ROI. Knowing what you’re getting in return for your efforts. It is important. However, it’s important to put measurement, metrics and ROI in their proper place in your marketing order.

Like anyone who works with social media, who has clients paying for social media services, I’m asked to provide some sort of measure of overall effectiveness. Of the implementation and continued update of social media systems and campaigns. And, of course, I do have means of tracking various types of engagement and reach. But, for the companies just launching their social media initiatives? I stress the importance of focusing on the message before worrying about the measurement.

The message, YOUR message, isn’t a single post or link. It’s not your bio, your logo, or even your “overall” brand. Your social media message is the engagement of your community, no matter how big or small.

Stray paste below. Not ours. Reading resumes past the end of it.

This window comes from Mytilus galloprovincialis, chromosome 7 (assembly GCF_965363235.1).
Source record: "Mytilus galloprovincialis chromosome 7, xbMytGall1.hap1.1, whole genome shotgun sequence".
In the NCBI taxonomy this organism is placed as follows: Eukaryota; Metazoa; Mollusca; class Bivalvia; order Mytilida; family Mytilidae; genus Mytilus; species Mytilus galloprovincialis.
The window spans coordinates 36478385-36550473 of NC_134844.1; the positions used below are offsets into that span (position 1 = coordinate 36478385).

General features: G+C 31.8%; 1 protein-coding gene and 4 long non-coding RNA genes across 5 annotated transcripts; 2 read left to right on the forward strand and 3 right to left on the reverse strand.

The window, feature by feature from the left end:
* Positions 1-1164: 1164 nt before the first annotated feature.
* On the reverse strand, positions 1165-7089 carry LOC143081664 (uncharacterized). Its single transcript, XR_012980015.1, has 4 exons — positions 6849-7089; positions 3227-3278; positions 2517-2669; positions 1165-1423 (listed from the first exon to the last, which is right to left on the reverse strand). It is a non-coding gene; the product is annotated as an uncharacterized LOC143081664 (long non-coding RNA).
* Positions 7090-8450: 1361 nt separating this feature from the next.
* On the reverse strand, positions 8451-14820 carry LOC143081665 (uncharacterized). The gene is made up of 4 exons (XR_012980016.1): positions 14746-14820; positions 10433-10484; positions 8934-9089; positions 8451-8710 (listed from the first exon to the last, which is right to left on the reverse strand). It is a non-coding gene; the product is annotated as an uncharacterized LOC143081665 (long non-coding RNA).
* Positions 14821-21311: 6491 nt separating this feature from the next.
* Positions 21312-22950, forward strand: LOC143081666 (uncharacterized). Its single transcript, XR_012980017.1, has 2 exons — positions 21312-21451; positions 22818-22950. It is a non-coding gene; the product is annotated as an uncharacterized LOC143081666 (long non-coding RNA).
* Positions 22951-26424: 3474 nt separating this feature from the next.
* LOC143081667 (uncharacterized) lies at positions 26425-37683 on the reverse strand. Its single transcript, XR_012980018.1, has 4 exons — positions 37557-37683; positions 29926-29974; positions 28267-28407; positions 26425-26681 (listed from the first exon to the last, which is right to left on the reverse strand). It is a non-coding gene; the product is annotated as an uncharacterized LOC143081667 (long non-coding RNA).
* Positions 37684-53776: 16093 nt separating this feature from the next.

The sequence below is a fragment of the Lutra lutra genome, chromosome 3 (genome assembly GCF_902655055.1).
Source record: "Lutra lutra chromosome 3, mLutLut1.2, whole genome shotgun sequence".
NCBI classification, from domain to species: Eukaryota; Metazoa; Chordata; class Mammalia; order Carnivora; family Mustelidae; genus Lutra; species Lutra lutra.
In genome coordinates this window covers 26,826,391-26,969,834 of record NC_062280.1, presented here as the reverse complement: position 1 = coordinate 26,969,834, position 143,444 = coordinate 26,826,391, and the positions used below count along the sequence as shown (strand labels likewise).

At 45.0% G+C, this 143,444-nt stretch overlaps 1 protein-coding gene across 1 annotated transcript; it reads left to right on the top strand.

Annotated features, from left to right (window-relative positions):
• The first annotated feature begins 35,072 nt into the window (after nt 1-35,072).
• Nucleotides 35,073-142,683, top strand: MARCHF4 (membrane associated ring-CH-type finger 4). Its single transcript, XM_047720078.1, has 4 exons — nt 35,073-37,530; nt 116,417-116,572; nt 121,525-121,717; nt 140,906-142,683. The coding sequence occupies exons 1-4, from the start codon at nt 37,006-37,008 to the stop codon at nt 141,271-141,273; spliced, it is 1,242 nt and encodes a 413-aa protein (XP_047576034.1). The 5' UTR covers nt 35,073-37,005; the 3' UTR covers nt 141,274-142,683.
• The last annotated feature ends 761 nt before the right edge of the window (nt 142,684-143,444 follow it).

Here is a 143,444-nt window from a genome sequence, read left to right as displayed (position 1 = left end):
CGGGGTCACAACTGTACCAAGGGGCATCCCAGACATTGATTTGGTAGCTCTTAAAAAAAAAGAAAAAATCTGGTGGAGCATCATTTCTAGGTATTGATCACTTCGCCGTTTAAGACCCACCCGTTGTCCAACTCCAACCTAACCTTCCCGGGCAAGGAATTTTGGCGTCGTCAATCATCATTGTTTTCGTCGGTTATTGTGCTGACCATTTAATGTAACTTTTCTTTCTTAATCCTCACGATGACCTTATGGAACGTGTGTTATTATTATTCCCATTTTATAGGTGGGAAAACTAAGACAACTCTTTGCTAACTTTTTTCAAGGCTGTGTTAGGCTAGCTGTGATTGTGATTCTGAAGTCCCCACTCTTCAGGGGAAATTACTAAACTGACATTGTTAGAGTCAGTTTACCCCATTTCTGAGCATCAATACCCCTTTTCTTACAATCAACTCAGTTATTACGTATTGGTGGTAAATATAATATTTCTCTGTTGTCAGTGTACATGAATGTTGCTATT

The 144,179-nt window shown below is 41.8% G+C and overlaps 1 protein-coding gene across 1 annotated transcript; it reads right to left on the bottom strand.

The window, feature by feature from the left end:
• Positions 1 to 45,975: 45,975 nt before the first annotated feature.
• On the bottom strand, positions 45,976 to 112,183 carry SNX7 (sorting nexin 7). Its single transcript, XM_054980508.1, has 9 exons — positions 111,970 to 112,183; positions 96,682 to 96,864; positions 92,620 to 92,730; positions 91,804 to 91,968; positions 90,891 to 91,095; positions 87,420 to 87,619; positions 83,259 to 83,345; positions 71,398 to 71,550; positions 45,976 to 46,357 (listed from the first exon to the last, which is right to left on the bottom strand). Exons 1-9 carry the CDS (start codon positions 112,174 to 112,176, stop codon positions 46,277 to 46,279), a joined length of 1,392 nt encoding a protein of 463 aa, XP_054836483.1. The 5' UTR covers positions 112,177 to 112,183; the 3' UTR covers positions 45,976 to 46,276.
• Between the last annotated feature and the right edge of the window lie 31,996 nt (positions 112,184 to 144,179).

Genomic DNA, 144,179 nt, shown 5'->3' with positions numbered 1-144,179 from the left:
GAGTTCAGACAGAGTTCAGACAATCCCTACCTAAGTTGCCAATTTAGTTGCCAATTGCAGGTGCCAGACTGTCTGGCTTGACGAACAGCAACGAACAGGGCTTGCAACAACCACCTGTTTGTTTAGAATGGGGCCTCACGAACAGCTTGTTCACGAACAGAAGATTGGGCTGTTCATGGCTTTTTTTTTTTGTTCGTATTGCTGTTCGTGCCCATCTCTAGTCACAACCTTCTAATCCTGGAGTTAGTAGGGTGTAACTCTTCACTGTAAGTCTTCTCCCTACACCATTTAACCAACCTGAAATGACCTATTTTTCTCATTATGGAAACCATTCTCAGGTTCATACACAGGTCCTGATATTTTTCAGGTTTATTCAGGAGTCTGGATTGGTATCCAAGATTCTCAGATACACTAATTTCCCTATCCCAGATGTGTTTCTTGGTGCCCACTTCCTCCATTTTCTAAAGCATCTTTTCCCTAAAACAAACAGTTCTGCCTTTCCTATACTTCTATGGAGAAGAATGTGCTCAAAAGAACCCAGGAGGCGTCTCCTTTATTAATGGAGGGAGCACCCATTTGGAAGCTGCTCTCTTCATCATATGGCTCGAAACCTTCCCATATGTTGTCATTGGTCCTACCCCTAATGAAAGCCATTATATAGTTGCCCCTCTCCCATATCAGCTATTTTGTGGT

Is your online community answering if you ask a question? Do you get a like when you post an informative article? Do you see a steady growth of fans, followers and/or connections without actively soliciting them? If you can answer yes to any of these questions, then your social media project is working and on the right track.

In the long run, yes, you’re going to want to track more than the engagement of your fans and followers. You’ll want to track brand mention, say with Google Alerts. You’ll want to monitor your brand’s reputation on Yelp and other review sites. You’ll want to see who is linking to your blog and track and possibly engage those who comment on your blog posts.